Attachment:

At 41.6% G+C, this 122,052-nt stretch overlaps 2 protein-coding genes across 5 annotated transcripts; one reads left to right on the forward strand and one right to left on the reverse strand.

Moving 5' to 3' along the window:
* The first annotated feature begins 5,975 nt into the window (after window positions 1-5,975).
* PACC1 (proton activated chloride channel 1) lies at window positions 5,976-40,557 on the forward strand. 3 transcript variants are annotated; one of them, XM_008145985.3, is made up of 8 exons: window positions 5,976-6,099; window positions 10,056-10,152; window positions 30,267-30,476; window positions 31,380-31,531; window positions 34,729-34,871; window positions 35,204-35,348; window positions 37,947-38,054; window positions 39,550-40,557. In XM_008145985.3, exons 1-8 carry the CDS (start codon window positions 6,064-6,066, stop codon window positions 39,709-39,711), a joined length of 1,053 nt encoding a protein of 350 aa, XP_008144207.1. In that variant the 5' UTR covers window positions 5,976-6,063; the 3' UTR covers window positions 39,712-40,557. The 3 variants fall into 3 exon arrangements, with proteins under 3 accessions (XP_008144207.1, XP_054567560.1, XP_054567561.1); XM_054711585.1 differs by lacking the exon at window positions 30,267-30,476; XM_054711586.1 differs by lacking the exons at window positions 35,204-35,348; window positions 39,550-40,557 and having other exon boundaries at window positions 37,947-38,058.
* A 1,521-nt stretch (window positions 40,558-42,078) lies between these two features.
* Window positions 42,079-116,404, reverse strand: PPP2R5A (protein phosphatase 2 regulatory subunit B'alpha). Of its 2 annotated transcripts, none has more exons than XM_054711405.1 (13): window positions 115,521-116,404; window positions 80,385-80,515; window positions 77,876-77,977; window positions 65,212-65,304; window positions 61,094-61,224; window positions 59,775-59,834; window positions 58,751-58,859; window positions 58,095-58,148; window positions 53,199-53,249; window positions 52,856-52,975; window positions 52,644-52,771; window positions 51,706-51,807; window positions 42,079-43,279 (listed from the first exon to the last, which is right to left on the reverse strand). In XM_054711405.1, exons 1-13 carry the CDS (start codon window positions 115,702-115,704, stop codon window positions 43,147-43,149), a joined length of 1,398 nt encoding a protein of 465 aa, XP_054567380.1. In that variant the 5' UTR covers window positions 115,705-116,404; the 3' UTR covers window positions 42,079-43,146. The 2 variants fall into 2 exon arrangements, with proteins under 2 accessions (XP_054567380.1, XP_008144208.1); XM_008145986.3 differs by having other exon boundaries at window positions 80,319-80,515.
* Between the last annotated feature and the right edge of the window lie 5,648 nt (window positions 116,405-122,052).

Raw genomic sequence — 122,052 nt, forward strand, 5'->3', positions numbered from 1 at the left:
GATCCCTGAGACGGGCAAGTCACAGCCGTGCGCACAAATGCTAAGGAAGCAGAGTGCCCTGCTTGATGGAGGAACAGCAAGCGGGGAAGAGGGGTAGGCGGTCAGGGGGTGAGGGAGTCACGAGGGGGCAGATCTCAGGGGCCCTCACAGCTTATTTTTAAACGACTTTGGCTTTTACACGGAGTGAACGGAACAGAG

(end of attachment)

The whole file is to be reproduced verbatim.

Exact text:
At 41.6% G+C, this 122,052-nt stretch overlaps 2 protein-coding genes across 5 annotated transcripts; one reads left to right on the forward strand and one right to left on the reverse strand.

Moving 5' to 3' along the window:
* The first annotated feature begins 5,975 nt into the window (after window positions 1-5,975).
* PACC1 (proton activated chloride channel 1) lies at window positions 5,976-40,557 on the forward strand. 3 transcript variants are annotated; one of them, XM_008145985.3, is made up of 8 exons: window positions 5,976-6,099; window positions 10,056-10,152; window positions 30,267-30,476; window positions 31,380-31,531; window positions 34,729-34,871; window positions 35,204-35,348; window positions 37,947-38,054; window positions 39,550-40,557. In XM_008145985.3, exons 1-8 carry the CDS (start codon window positions 6,064-6,066, stop codon window positions 39,709-39,711), a joined length of 1,053 nt encoding a protein of 350 aa, XP_008144207.1. In that variant the 5' UTR covers window positions 5,976-6,063; the 3' UTR covers window positions 39,712-40,557. The 3 variants fall into 3 exon arrangements, with proteins under 3 accessions (XP_008144207.1, XP_054567560.1, XP_054567561.1); XM_054711585.1 differs by lacking the exon at window positions 30,267-30,476; XM_054711586.1 differs by lacking the exons at window positions 35,204-35,348; window positions 39,550-40,557 and having other exon boundaries at window positions 37,947-38,058.
* A 1,521-nt stretch (window positions 40,558-42,078) lies between these two features.
* Window positions 42,079-116,404, reverse strand: PPP2R5A (protein phosphatase 2 regulatory subunit B'alpha). Of its 2 annotated transcripts, none has more exons than XM_054711405.1 (13): window positions 115,521-116,404; window positions 80,385-80,515; window positions 77,876-77,977; window positions 65,212-65,304; window positions 61,094-61,224; window positions 59,775-59,834; window positions 58,751-58,859; window positions 58,095-58,148; window positions 53,199-53,249; window positions 52,856-52,975; window positions 52,644-52,771; window positions 51,706-51,807; window positions 42,079-43,279 (listed from the first exon to the last, which is right to left on the reverse strand). In XM_054711405.1, exons 1-13 carry the CDS (start codon window positions 115,702-115,704, stop codon window positions 43,147-43,149), a joined length of 1,398 nt encoding a protein of 465 aa, XP_054567380.1. In that variant the 5' UTR covers window positions 115,705-116,404; the 3' UTR covers window positions 42,079-43,146. The 2 variants fall into 2 exon arrangements, with proteins under 2 accessions (XP_054567380.1, XP_008144208.1); XM_008145986.3 differs by having other exon boundaries at window positions 80,319-80,515.
* Between the last annotated feature and the right edge of the window lie 5,648 nt (window positions 116,405-122,052).

Raw genomic sequence — 122,052 nt, forward strand, 5'->3', positions numbered from 1 at the left:
GATCCCTGAGACGGGCAAGTCACAGCCGTGCGCACAAATGCTAAGGAAGCAGAGTGCCCTGCTTGATGGAGGAACAGCAAGCGGGGAAGAGGGGTAGGCGGTCAGGGGGTGAGGGAGTCACGAGGGGGCAGATCTCAGGGGCCCTCACAGCTTATTTTTAAACGACTTTGGCTTTTACACGGAGTGAACGGAACAGAG